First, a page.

Benyamin brings freshness to Malayalam literature
"Benyamin comes like spring thunder over a summer sky in the arid landscape of Malayalam literature; his writing is a sign that we are finding our feet again" - a young author finds high praise from one of Malayalam's finest writers, N S Madhavan.
Benyamin's seminal work Aadu Jeevitham, winner of the 2009 Kerala Sahitya Akademi Award, has recently been translated into English as Goat Days.
In an engaging conversation with Madhavan at the Kovalam Literary Festival today, Benyamin read out a passage from the translation and spoke about his much-acclaimed book.
The novel portrays three-and-a-half years of the slavish and barren life of a labour-class Malayali in a Saudi Arabian goat farm which is virtually cut off from the rest of the world. The story is inspired by a man whom Benyamin met accidentally some years ago.
"I found it difficult to extract his story at first. But when he revealed his mind, I knew I had to write it down," he said.
"Malayalis have been living and working in the Gulf for decades now, but I think few have spoken the truth about their lives there. It is always romanticised - in real, in writing and in films. As a Pravasi Malayali, I thought I had to tell the truth." Madhavan calls this collective denial a 'Faustian guilt'.
"The vocal, rights-aware, bandh-calling, freedom loving Malayali effectively sells his soul when he travels to the Gulf to slog away in the desert for his livelihood. They cannot or are not able to speak ill of life there, which is probably why no one ever has ever written about it in this way. Benyamin is the first writer to break this unspoken taboo." Benyamin said many people who have not had the Gulf experience do not even have a notion of what a desert is like. "I can tell you it is not barren; it is a whole different world, with an identity and life of its own. But despite its poignancy, and the struggles described in Goat Days, Benyamin said it is far from being defeatist.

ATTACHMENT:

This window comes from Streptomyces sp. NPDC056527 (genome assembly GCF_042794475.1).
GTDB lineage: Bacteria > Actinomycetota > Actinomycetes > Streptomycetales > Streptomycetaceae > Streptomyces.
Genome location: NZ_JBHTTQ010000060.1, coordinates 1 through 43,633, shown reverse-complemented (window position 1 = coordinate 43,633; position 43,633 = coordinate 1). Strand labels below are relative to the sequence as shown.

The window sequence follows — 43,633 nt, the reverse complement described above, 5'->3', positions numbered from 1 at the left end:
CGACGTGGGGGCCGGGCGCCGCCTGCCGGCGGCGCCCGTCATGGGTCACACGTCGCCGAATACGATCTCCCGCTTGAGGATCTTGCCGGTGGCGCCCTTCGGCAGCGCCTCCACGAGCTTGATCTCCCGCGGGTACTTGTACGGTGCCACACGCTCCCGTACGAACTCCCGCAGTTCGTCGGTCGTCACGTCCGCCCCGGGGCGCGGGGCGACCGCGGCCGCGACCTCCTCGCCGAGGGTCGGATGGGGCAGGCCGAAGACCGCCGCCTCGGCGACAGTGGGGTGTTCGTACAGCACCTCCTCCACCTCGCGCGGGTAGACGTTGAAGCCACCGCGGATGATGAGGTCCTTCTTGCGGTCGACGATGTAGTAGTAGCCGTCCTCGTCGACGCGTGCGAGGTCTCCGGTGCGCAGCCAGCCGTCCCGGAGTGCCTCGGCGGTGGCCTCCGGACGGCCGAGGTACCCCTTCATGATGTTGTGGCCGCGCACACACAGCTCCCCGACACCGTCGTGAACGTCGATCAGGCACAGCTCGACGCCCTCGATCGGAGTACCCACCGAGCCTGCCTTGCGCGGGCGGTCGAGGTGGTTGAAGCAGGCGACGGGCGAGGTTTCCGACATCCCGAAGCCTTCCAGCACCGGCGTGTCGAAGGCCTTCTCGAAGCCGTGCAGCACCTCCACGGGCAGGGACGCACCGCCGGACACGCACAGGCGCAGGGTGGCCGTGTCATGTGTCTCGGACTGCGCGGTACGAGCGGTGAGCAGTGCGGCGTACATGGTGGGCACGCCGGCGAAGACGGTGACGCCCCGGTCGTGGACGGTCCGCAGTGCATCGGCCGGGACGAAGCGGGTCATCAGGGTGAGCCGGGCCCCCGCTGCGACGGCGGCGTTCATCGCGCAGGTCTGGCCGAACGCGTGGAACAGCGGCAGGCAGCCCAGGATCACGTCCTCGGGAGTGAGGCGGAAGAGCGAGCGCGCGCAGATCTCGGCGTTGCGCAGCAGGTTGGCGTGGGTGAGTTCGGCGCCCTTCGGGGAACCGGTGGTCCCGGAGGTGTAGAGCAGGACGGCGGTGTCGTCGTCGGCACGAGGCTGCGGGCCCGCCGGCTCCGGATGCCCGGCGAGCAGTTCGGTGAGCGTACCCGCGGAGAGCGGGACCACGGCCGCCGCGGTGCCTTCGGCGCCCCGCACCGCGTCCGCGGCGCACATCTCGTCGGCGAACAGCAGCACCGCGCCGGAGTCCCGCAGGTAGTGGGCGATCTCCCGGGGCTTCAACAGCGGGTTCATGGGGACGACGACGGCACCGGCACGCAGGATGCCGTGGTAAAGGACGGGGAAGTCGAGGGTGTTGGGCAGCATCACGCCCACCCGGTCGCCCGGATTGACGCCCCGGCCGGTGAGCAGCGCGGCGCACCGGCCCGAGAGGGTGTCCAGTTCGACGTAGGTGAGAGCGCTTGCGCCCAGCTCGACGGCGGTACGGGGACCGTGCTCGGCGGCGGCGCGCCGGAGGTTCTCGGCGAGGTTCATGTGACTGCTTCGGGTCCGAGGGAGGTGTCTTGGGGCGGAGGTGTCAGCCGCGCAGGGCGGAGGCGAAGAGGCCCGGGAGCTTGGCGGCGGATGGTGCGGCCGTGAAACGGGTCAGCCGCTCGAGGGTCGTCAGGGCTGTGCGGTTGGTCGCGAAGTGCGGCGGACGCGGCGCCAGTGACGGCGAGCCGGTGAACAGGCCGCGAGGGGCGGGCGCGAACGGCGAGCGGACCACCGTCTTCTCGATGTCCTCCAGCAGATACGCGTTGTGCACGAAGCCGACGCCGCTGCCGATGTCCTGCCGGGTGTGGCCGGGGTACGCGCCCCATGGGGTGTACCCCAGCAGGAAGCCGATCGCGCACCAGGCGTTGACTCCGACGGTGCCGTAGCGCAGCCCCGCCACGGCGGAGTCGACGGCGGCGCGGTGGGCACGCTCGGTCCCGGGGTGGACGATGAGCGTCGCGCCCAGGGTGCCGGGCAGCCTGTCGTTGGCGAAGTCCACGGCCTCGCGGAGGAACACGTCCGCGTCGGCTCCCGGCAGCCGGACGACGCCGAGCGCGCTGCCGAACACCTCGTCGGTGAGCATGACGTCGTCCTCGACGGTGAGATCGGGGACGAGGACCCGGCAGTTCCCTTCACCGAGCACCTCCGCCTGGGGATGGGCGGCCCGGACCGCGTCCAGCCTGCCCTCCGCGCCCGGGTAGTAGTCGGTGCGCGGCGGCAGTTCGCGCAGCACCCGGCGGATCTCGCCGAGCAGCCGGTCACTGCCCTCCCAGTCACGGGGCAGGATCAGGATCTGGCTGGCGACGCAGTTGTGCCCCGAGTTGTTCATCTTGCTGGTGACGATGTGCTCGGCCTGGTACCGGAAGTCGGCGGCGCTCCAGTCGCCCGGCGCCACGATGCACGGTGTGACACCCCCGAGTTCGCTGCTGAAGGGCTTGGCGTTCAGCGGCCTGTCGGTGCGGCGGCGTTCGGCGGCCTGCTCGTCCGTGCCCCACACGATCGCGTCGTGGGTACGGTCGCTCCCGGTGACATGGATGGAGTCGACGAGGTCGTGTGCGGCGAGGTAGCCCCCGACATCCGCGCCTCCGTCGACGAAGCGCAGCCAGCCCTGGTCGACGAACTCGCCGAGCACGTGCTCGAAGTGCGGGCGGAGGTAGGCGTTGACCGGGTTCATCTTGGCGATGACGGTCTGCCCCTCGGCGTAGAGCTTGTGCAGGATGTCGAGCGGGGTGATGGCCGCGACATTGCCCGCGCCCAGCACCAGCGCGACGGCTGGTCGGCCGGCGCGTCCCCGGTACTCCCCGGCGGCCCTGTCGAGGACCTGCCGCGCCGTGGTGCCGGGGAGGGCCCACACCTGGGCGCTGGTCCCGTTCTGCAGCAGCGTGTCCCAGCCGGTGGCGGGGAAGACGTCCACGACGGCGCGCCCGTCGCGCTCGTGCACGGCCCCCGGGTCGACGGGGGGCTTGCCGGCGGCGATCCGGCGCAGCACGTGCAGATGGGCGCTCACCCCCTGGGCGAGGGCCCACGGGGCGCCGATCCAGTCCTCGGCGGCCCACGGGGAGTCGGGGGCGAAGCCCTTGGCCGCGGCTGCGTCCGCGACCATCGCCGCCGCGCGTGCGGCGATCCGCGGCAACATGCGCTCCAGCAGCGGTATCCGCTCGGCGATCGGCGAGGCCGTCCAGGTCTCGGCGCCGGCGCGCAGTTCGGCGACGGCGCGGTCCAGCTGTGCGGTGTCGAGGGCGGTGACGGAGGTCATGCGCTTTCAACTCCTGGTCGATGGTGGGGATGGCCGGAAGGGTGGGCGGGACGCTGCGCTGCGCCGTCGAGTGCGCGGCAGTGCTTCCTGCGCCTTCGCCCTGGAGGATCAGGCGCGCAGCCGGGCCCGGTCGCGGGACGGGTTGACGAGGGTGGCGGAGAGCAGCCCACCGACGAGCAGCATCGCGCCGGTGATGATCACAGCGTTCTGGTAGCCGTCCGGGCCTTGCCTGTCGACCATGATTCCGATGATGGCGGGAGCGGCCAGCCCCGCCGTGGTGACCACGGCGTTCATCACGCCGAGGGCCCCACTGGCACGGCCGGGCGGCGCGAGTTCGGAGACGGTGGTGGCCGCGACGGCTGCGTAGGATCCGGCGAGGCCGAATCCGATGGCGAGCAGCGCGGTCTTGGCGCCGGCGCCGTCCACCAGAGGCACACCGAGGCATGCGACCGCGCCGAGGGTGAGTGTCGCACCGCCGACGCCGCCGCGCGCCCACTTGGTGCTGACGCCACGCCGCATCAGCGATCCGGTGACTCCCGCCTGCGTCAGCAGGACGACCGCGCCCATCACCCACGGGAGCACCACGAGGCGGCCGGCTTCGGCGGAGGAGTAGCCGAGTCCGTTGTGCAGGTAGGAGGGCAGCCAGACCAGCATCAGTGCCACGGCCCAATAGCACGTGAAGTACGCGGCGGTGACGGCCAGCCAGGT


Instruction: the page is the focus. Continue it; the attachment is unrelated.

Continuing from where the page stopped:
"It is essentially a human tale. We may believe in God and in many other things; but it is important to have faith in fellow human beings, in love and compassion." He said the vividness of his book is the prismatic effect of having the life of Najeeb (the protagonist) pass through his own memory and imagination of life in the Gulf, and come out at as a novel.
Madhavan, whose own debut novel translated as Litanies of Dutch Battery has received much critical acclaim, said writing a novel is far less challenging for him than writing a short story. He has published several collections of short stories and a collection of plays.
"A novel is like test cricket where you can have a couple of bad overs,' he said. 'In a short story you can't miss a ball. The framework of a short story does not give you space for bad passages." About the writers' block that dogged him for nearly a decade, he said it began when he first left Kerala in the early 80s. In the absence of communication technologies then he lost touch with Malayalam.
"I was seen as a promising writer. But in those years I practically lost the language. When I came back I was in a big linguistic confusion. It took me one or two years to get my bearings back." Madhavan also believes that many Indian writers in English miss out on the feel, texture and nuances that local languages can provide to an Indian setting.
"I write in Malayalam because I write with my ear. If you travel across India, sounds change from hamlet to hamlet, from man to woman. I can only bring this dialect to life is when I write in Malayalam. My excellent translator tried very hard to capture the cadence and rhythm of the language spoken in Kochi, but some of it was still lost in translation." The discussion was anchored by journalist Sabin Iqbal.